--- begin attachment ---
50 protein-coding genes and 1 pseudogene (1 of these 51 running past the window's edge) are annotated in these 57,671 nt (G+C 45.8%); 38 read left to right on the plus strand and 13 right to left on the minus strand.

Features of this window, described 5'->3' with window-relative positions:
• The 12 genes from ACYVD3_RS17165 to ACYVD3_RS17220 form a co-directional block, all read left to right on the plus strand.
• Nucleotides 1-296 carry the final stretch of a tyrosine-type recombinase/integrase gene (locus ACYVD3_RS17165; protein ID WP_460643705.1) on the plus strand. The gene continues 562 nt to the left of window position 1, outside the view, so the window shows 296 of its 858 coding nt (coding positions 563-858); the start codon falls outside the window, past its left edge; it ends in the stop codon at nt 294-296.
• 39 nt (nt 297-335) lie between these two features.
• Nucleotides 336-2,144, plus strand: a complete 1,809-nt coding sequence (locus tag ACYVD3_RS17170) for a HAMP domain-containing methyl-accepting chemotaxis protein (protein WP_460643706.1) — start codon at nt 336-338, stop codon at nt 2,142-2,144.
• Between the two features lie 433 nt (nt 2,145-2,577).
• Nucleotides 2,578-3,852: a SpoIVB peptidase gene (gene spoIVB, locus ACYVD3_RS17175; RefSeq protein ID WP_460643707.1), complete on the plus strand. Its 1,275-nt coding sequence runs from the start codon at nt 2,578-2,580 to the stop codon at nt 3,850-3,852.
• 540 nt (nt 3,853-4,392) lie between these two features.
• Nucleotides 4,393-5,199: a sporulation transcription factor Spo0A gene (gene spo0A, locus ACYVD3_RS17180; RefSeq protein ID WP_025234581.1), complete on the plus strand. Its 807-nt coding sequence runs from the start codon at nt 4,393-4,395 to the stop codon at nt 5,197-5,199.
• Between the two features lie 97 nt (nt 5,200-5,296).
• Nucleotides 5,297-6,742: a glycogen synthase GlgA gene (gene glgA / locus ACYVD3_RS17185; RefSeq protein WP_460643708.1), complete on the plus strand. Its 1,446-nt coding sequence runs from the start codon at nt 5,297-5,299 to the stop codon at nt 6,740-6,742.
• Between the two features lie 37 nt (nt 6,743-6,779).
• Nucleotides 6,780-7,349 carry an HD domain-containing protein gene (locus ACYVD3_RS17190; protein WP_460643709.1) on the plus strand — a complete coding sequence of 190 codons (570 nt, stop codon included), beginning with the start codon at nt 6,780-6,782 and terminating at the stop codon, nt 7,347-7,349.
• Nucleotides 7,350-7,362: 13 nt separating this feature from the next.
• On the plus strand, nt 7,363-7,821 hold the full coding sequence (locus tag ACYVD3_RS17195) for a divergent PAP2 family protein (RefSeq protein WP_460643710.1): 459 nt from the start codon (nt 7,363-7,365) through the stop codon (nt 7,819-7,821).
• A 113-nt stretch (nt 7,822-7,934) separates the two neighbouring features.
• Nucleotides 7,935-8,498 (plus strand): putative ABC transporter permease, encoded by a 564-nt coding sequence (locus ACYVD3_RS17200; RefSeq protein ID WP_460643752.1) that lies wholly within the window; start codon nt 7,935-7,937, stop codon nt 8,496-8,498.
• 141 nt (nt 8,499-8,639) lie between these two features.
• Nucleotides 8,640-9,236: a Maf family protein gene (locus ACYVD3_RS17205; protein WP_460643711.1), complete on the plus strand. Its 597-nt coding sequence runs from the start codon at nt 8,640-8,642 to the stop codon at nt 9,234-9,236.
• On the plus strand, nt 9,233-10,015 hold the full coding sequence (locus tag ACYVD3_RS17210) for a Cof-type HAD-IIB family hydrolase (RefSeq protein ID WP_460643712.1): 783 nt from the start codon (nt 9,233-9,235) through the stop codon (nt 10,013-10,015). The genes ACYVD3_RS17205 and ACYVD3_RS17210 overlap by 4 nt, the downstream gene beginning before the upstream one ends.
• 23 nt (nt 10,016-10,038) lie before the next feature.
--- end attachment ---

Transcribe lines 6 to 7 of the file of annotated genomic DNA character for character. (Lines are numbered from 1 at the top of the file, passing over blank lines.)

• Nucleotides 336-2,144, plus strand: a complete 1,809-nt coding sequence (locus tag ACYVD3_RS17170) for a HAMP domain-containing methyl-accepting chemotaxis protein (protein WP_460643706.1) — start codon at nt 336-338, stop codon at nt 2,142-2,144.
• Between the two features lie 433 nt (nt 2,145-2,577).